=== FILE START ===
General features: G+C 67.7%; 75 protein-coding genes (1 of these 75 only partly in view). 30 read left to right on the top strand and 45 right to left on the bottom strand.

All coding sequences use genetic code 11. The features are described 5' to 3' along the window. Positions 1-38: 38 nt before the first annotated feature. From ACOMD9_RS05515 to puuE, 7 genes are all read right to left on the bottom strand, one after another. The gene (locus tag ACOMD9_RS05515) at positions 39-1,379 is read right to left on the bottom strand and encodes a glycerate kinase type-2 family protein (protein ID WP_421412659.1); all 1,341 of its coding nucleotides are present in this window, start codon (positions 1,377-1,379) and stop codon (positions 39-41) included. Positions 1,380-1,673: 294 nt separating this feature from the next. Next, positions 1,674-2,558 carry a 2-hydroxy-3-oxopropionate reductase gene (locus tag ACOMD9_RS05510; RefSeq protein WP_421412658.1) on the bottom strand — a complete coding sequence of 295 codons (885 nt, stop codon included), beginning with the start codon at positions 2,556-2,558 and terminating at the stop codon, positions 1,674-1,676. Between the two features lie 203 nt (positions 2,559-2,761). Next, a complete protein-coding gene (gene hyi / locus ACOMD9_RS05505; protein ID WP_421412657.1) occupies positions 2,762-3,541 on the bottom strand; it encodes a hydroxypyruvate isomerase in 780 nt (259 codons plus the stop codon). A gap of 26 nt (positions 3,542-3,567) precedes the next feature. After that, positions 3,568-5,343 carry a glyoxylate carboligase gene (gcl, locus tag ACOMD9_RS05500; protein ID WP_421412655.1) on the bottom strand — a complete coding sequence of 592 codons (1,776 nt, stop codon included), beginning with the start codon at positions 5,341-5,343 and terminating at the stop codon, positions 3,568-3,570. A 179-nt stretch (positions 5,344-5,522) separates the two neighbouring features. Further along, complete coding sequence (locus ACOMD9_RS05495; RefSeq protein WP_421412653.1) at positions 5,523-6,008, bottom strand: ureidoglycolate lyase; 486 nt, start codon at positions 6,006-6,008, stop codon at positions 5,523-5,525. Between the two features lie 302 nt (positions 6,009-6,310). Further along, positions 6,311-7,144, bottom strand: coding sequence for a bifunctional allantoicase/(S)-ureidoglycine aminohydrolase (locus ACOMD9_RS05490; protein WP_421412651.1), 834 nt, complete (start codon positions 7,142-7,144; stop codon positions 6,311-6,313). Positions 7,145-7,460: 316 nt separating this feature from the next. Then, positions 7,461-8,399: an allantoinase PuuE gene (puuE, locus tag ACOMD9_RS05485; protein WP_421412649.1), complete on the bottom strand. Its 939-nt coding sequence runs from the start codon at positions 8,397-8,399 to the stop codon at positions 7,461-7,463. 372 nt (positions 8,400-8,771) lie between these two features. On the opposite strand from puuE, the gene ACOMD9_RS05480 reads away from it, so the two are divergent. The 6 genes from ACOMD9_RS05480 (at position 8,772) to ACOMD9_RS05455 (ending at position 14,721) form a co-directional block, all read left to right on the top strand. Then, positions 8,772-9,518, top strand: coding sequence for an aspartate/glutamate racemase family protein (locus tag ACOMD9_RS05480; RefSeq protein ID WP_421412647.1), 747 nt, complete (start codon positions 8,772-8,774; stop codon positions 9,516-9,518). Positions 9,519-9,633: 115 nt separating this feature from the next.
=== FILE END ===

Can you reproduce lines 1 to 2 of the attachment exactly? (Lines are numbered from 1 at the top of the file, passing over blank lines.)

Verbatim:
General features: G+C 67.7%; 75 protein-coding genes (1 of these 75 only partly in view). 30 read left to right on the top strand and 45 right to left on the bottom strand.

All coding sequences use genetic code 11. The features are described 5' to 3' along the window. Positions 1-38: 38 nt before the first annotated feature. From ACOMD9_RS05515 to puuE, 7 genes are all read right to left on the bottom strand, one after another. The gene (locus tag ACOMD9_RS05515) at positions 39-1,379 is read right to left on the bottom strand and encodes a glycerate kinase type-2 family protein (protein ID WP_421412659.1); all 1,341 of its coding nucleotides are present in this window, start codon (positions 1,377-1,379) and stop codon (positions 39-41) included. Positions 1,380-1,673: 294 nt separating this feature from the next. Next, positions 1,674-2,558 carry a 2-hydroxy-3-oxopropionate reductase gene (locus tag ACOMD9_RS05510; RefSeq protein WP_421412658.1) on the bottom strand — a complete coding sequence of 295 codons (885 nt, stop codon included), beginning with the start codon at positions 2,556-2,558 and terminating at the stop codon, positions 1,674-1,676. Between the two features lie 203 nt (positions 2,559-2,761). Next, a complete protein-coding gene (gene hyi / locus ACOMD9_RS05505; protein ID WP_421412657.1) occupies positions 2,762-3,541 on the bottom strand; it encodes a hydroxypyruvate isomerase in 780 nt (259 codons plus the stop codon). A gap of 26 nt (positions 3,542-3,567) precedes the next feature. After that, positions 3,568-5,343 carry a glyoxylate carboligase gene (gcl, locus tag ACOMD9_RS05500; protein ID WP_421412655.1) on the bottom strand — a complete coding sequence of 592 codons (1,776 nt, stop codon included), beginning with the start codon at positions 5,341-5,343 and terminating at the stop codon, positions 3,568-3,570. A 179-nt stretch (positions 5,344-5,522) separates the two neighbouring features. Further along, complete coding sequence (locus ACOMD9_RS05495; RefSeq protein WP_421412653.1) at positions 5,523-6,008, bottom strand: ureidoglycolate lyase; 486 nt, start codon at positions 6,006-6,008, stop codon at positions 5,523-5,525. Between the two features lie 302 nt (positions 6,009-6,310). Further along, positions 6,311-7,144, bottom strand: coding sequence for a bifunctional allantoicase/(S)-ureidoglycine aminohydrolase (locus ACOMD9_RS05490; protein WP_421412651.1), 834 nt, complete (start codon positions 7,142-7,144; stop codon positions 6,311-6,313). Positions 7,145-7,460: 316 nt separating this feature from the next. Then, positions 7,461-8,399: an allantoinase PuuE gene (puuE, locus tag ACOMD9_RS05485; protein WP_421412649.1), complete on the bottom strand. Its 939-nt coding sequence runs from the start codon at positions 8,397-8,399 to the stop codon at positions 7,461-7,463. 372 nt (positions 8,400-8,771) lie between these two features. On the opposite strand from puuE, the gene ACOMD9_RS05480 reads away from it, so the two are divergent. The 6 genes from ACOMD9_RS05480 (at position 8,772) to ACOMD9_RS05455 (ending at position 14,721) form a co-directional block, all read left to right on the top strand. Then, positions 8,772-9,518, top strand: coding sequence for an aspartate/glutamate racemase family protein (locus tag ACOMD9_RS05480; RefSeq protein ID WP_421412647.1), 747 nt, complete (start codon positions 8,772-8,774; stop codon positions 9,516-9,518). Positions 9,519-9,633: 115 nt separating this feature from the next.